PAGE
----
Abstract: In this paper we empirically analyse the impact of retirement benefits on consumption and personal saving in South Africa using the Feldstein 1974 specification and procedure. By using a basic extended Ando-Modigliani life cycle model we show that the introduction of retirement programs crowds out discretionary household saving and consumption of contributors to such programs. There against, benefits paid by these programs contribute positively to consumption with a concomitant decline in the national pool of savings. However, taxes on retirement benefits affect the discounted value thereof and any change in such tax policy would therefore affect the saving behaviour of contributors in the opposite direction of the tax policy. We use time series data on consumption per capita, disposable labour-income per capita and pension and benefit payments from provident funds both public and privately managed. Using OLS, we find that estimates of retirement benefits are robust when regressed with the per capita government deficit and per capita durable consumption. The estimates are also stable when regressed with the full Barro specification (which includes the per capita government deficit, per capita durable consumption expenditure and the product of unemployment and per capita disposable income).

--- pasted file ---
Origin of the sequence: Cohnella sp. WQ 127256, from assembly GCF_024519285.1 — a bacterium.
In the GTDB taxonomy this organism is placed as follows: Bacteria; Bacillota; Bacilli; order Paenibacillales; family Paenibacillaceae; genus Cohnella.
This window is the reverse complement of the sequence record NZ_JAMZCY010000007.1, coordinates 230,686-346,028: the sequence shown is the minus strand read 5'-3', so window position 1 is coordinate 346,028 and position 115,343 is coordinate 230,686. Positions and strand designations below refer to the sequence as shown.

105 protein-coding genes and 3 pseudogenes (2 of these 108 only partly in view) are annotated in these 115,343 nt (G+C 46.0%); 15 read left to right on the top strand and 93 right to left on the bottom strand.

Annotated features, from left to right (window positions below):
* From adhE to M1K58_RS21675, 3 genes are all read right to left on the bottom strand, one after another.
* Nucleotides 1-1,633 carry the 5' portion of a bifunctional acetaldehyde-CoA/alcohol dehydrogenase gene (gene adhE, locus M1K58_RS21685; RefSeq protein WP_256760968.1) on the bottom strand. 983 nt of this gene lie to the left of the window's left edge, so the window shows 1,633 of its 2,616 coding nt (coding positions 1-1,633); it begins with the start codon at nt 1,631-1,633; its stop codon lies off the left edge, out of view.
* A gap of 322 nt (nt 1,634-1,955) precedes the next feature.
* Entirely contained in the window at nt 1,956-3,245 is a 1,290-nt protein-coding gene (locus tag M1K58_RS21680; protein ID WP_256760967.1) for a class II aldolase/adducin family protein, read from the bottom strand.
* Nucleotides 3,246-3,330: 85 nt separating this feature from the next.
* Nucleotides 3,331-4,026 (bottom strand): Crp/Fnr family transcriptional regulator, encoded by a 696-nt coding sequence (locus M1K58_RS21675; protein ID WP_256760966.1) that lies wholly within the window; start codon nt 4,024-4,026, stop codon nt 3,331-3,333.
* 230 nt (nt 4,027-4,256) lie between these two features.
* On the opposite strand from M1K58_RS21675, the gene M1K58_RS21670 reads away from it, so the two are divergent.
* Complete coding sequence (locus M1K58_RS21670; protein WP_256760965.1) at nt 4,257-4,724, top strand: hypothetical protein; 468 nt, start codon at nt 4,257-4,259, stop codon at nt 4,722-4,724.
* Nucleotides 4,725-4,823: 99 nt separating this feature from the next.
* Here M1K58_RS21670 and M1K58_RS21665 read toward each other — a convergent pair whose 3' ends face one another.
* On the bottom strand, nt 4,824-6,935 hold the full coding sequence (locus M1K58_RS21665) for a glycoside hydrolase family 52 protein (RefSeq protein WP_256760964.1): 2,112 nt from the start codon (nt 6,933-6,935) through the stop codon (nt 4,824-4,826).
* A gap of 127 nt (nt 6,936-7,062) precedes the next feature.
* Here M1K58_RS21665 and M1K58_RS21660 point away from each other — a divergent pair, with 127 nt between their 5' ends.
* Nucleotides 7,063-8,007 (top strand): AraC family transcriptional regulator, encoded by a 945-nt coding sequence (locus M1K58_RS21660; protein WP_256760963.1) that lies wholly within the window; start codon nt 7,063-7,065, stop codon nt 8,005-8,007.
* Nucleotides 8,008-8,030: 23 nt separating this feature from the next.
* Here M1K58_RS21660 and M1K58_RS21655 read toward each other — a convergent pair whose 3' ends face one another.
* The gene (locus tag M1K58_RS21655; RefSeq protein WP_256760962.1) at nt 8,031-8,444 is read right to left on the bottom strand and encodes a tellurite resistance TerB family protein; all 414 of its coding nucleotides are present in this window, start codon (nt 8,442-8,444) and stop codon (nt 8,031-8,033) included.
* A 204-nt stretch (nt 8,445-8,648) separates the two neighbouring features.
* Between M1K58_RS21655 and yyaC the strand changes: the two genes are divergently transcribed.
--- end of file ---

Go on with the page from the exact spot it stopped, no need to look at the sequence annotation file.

Keywords: Social Security, Pension Funds, Retirement, Taxes, Consumption, Saving, South Africa, Gender, Productivity
    JEL: H H5 H55
    Date: 2008–05
  5. By: Frank R. Lichtenberg; Gautier Duflos